The Washington Post

California’s “foie gras madness” before the ban

California went crazy for foie gras in the days before the ban went into effect on July 1. (Susan Biddle/The Washington Post)

“There was literally a line around the corner, coming into the lounge,” says the 56-year-old chef, a native of Lyon, France.

For the week, Passot created a special six-course tasting menu dedicated to the duck liver: foie gras soup (with seared pieces of foie gras), a foie gras torchon (with barbecue-glazed squab), day boat scallops and foie gras, foie gras-stuffed quail, tournedos Rossini and bittersweet chocolate-and-foie-gras mousse. The dinner sold for $175 per person.

Passot says he burned through 220 lobes of foie gras during that week, each one weighing about 2.3 pounds. For the mathematically challenged, that comes to just over 500 pounds of duck livers. (La Folie used to run through about 50 lobes during a regular week, the chef says.) Passot’s 65-seat restaurant served about 150 customers a night during the week, which is nearly three turns of the house -- obscene when you’re talking about a six-course tasting menu for $175 per person.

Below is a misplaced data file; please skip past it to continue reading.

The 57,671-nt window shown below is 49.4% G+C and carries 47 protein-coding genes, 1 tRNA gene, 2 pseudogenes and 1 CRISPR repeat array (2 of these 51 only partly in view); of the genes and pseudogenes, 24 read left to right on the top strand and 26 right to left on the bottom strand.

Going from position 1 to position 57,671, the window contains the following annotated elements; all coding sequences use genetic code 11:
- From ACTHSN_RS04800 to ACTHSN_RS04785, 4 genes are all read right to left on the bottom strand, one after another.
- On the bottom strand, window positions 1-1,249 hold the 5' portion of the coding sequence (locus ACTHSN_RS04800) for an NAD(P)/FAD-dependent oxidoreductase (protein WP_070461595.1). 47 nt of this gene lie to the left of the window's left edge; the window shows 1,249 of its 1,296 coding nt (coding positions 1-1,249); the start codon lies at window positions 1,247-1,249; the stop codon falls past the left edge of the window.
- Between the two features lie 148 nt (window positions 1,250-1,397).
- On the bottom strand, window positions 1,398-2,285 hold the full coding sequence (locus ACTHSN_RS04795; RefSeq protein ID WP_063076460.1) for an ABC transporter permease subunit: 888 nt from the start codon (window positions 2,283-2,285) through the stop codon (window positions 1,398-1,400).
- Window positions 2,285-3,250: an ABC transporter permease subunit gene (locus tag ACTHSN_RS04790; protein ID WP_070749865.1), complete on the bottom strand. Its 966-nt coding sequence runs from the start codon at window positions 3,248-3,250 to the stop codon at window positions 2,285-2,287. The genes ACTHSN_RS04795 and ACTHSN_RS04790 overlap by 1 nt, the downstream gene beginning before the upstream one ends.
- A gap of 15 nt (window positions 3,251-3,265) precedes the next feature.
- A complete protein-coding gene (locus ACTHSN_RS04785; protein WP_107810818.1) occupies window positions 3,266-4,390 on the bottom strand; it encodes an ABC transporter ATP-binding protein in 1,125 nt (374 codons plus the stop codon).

“We’ve never been that busy,” the chef says. “We’ve never had that much demand. . . . It was crazy.

“People were coming at 10:30 to eat foie gras,” he adds. “I would never had anticipated that.”

Passot says he cooked all the foie gras himself, almost as if he were personally saying goodbye to each lobe before sending it off to war. The chef and his team were wiped out by the end of the week. La Folie is usually open on Mondays, but Passot decided to shutter the place because of sheer exhaustion.

“I tell you, my eyes were popping,” he says.

La Folie wasn’t the only restaurant in California that experienced a rush in the last days before the ban.The Wall Street Journal wrote that chefs “around the state are counting down their foie gras days by putting it anywhere they can.” Fox News, in typical fashion, noted in a headline that the “[foie] gras feeding frenzy grows as California ban nears.” And the Los Angeles Times collected Tweets from diners who squeezed in one final bite.

All of which just goes to show that the more a product is prohibited, the more some people want it.

“It was probably the best advertising for foie gras,” Passot says about the ban.

Further reading:

* When the culture of “no” leaves a bad taste

Tim Carman serves as the full-time writer for the Post's Food section and as the $20 Diner for the Weekend section, a double duty that requires he ingest more calories than a draft horse.


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